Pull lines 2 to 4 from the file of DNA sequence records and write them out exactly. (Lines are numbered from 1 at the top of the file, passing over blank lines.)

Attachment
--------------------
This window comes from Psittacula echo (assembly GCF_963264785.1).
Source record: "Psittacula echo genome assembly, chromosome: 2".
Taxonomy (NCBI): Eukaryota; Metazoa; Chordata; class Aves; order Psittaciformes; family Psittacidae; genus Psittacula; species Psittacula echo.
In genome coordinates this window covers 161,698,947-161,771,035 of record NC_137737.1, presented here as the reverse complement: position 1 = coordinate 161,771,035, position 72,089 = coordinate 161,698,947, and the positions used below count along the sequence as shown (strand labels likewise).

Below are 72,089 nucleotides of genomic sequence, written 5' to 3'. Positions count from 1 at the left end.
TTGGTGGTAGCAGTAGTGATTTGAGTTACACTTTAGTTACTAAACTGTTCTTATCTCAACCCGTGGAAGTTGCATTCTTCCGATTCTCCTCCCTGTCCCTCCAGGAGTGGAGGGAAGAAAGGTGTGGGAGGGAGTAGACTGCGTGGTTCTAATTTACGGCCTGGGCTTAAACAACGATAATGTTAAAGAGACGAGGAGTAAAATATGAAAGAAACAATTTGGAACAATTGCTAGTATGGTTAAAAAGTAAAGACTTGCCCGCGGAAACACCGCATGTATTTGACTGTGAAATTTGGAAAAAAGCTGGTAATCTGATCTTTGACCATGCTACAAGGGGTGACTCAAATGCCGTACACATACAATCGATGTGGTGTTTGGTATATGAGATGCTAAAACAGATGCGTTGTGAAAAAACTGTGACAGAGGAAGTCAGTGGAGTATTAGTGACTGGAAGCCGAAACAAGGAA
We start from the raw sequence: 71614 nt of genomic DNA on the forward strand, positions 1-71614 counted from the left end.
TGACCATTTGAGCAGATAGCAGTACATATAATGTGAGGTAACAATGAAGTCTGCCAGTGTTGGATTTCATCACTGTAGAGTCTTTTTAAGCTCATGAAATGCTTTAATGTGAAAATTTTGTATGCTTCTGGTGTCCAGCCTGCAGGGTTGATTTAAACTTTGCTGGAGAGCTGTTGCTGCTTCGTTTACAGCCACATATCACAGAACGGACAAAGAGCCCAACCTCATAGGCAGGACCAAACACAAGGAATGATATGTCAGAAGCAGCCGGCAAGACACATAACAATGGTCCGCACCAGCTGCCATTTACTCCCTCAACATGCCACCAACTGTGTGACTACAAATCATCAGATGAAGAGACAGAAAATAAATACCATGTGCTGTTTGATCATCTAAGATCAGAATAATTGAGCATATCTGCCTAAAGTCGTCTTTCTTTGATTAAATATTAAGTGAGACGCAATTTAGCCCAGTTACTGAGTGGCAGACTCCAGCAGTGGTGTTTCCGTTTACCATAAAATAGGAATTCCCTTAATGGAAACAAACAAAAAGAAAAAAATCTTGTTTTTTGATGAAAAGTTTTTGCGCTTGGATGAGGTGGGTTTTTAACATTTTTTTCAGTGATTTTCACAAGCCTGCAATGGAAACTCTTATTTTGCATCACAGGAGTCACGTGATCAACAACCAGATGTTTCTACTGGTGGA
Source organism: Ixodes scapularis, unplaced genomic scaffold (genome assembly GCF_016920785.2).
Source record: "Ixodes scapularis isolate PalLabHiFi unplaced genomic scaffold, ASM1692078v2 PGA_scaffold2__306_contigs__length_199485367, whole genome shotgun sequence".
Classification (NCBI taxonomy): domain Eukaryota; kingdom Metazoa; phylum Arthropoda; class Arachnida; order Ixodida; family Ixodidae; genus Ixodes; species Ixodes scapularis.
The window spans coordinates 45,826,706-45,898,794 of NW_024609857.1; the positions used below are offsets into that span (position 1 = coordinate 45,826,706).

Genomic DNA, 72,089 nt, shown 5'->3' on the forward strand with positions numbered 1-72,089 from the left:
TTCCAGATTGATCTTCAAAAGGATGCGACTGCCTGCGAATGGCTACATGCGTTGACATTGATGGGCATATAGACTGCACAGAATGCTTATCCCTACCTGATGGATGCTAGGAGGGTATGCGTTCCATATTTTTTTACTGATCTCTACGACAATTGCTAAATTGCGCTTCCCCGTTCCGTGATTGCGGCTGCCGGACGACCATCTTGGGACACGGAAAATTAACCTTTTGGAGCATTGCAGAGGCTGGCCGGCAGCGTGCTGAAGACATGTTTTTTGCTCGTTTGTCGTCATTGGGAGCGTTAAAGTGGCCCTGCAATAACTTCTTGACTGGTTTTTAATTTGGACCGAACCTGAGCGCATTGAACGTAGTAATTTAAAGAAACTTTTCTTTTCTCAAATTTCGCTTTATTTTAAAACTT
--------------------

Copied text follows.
Source record: "Psittacula echo genome assembly, chromosome: 2".
Taxonomy (NCBI): Eukaryota; Metazoa; Chordata; class Aves; order Psittaciformes; family Psittacidae; genus Psittacula; species Psittacula echo.
In genome coordinates this window covers 161,698,947-161,771,035 of record NC_137737.1, presented here as the reverse complement: position 1 = coordinate 161,771,035, position 72,089 = coordinate 161,698,947, and the positions used below count along the sequence as shown (strand labels likewise).